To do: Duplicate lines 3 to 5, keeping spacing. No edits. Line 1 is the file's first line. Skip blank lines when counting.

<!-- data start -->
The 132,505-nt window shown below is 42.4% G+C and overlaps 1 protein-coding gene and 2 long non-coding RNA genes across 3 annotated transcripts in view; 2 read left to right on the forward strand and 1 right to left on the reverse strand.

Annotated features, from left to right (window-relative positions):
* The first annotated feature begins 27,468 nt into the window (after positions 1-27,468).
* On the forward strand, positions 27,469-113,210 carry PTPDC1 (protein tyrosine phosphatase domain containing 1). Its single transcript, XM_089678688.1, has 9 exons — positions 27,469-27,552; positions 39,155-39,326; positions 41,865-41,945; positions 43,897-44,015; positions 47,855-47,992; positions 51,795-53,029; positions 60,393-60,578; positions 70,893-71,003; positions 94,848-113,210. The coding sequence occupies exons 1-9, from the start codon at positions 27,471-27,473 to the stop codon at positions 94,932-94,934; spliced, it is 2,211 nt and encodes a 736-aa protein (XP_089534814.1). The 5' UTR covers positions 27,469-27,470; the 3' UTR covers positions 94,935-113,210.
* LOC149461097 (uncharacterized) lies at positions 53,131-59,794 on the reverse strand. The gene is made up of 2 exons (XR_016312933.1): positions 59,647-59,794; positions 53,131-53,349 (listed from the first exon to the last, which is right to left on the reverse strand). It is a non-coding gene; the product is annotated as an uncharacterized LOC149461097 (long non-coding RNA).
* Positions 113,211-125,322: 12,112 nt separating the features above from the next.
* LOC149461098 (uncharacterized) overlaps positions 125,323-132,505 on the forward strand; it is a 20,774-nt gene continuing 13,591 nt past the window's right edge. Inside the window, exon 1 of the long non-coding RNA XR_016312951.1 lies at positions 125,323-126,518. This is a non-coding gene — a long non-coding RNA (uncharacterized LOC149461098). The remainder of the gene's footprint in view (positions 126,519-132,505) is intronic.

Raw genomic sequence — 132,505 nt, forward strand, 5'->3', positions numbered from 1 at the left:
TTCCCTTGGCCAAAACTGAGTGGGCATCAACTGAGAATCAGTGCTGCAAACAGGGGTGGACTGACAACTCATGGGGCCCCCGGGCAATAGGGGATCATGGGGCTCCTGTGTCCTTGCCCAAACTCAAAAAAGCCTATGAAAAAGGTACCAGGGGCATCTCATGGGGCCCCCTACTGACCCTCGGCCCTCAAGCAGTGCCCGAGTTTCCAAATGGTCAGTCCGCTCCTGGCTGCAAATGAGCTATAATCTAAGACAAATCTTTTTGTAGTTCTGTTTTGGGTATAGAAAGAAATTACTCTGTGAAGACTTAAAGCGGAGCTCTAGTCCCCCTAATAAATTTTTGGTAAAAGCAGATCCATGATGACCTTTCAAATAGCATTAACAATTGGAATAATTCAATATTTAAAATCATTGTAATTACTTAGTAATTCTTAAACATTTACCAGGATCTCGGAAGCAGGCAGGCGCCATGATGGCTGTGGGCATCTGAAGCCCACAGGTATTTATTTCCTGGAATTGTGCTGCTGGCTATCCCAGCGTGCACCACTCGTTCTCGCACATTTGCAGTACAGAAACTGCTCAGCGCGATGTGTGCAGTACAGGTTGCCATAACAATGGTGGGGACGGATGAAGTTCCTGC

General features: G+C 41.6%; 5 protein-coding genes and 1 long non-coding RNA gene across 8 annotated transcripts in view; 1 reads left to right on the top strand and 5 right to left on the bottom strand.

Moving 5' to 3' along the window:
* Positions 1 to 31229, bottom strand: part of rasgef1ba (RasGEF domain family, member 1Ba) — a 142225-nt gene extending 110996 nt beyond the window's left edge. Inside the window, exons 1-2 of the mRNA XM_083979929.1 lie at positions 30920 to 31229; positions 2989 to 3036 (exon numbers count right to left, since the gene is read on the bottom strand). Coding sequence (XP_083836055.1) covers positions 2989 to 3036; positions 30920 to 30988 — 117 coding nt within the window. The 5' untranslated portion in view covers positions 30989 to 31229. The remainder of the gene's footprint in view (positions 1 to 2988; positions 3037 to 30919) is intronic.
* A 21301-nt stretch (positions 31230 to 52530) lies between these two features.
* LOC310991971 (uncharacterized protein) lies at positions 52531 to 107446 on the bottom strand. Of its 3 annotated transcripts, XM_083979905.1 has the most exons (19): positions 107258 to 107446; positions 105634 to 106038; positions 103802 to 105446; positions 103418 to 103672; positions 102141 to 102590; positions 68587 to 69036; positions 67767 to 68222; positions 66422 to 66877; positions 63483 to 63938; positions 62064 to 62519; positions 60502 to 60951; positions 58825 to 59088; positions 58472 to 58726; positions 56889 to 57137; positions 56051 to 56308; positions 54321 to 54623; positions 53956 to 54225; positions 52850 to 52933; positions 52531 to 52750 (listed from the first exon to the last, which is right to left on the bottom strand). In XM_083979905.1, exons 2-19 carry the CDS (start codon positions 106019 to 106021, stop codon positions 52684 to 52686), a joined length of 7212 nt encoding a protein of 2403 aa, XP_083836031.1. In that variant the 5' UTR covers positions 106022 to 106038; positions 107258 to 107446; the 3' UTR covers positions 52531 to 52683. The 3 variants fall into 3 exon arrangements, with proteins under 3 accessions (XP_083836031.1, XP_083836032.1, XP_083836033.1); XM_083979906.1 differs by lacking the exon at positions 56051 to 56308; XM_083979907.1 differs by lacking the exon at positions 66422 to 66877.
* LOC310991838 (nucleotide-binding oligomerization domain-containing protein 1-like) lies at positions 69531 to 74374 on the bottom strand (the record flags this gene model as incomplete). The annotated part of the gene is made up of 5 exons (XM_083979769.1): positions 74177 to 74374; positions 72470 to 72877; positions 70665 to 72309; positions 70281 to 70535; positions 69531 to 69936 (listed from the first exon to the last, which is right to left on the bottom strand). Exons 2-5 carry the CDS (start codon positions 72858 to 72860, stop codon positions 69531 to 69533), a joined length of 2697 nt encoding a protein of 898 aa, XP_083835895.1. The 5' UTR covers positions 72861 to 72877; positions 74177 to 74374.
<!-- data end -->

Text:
* The first annotated feature begins 27,468 nt into the window (after positions 1-27,468).
* On the forward strand, positions 27,469-113,210 carry PTPDC1 (protein tyrosine phosphatase domain containing 1). Its single transcript, XM_089678688.1, has 9 exons — positions 27,469-27,552; positions 39,155-39,326; positions 41,865-41,945; positions 43,897-44,015; positions 47,855-47,992; positions 51,795-53,029; positions 60,393-60,578; positions 70,893-71,003; positions 94,848-113,210. The coding sequence occupies exons 1-9, from the start codon at positions 27,471-27,473 to the stop codon at positions 94,932-94,934; spliced, it is 2,211 nt and encodes a 736-aa protein (XP_089534814.1). The 5' UTR covers positions 27,469-27,470; the 3' UTR covers positions 94,935-113,210.
* LOC149461097 (uncharacterized) lies at positions 53,131-59,794 on the reverse strand. The gene is made up of 2 exons (XR_016312933.1): positions 59,647-59,794; positions 53,131-53,349 (listed from the first exon to the last, which is right to left on the reverse strand). It is a non-coding gene; the product is annotated as an uncharacterized LOC149461097 (long non-coding RNA).